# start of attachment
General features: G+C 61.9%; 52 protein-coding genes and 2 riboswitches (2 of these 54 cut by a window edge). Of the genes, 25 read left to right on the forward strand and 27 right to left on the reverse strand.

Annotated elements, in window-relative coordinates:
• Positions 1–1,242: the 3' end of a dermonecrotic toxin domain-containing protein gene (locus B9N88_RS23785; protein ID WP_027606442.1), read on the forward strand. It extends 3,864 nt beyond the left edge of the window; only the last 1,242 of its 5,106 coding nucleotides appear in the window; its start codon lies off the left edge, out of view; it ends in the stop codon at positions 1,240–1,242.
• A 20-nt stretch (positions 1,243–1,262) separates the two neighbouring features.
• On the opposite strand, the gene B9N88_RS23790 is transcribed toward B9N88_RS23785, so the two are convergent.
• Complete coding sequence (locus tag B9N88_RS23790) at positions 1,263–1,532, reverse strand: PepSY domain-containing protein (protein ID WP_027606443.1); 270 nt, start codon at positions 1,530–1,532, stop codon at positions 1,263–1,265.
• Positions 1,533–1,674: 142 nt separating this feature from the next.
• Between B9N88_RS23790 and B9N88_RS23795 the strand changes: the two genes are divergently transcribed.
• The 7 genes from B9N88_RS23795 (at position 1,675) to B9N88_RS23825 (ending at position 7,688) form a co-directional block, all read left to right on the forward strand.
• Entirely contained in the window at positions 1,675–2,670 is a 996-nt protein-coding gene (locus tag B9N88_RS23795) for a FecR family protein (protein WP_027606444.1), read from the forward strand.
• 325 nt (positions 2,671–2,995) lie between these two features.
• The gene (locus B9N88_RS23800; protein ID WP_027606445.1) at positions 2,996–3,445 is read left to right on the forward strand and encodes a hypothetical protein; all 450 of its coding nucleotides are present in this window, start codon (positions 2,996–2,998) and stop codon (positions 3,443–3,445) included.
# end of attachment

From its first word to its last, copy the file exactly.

General features: G+C 61.9%; 52 protein-coding genes and 2 riboswitches (2 of these 54 cut by a window edge). Of the genes, 25 read left to right on the forward strand and 27 right to left on the reverse strand.

Annotated elements, in window-relative coordinates:
• Positions 1–1,242: the 3' end of a dermonecrotic toxin domain-containing protein gene (locus B9N88_RS23785; protein ID WP_027606442.1), read on the forward strand. It extends 3,864 nt beyond the left edge of the window; only the last 1,242 of its 5,106 coding nucleotides appear in the window; its start codon lies off the left edge, out of view; it ends in the stop codon at positions 1,240–1,242.
• A 20-nt stretch (positions 1,243–1,262) separates the two neighbouring features.
• On the opposite strand, the gene B9N88_RS23790 is transcribed toward B9N88_RS23785, so the two are convergent.
• Complete coding sequence (locus tag B9N88_RS23790) at positions 1,263–1,532, reverse strand: PepSY domain-containing protein (protein ID WP_027606443.1); 270 nt, start codon at positions 1,530–1,532, stop codon at positions 1,263–1,265.
• Positions 1,533–1,674: 142 nt separating this feature from the next.
• Between B9N88_RS23790 and B9N88_RS23795 the strand changes: the two genes are divergently transcribed.
• The 7 genes from B9N88_RS23795 (at position 1,675) to B9N88_RS23825 (ending at position 7,688) form a co-directional block, all read left to right on the forward strand.
• Entirely contained in the window at positions 1,675–2,670 is a 996-nt protein-coding gene (locus tag B9N88_RS23795) for a FecR family protein (protein WP_027606444.1), read from the forward strand.
• 325 nt (positions 2,671–2,995) lie between these two features.
• The gene (locus B9N88_RS23800; protein ID WP_027606445.1) at positions 2,996–3,445 is read left to right on the forward strand and encodes a hypothetical protein; all 450 of its coding nucleotides are present in this window, start codon (positions 2,996–2,998) and stop codon (positions 3,443–3,445) included.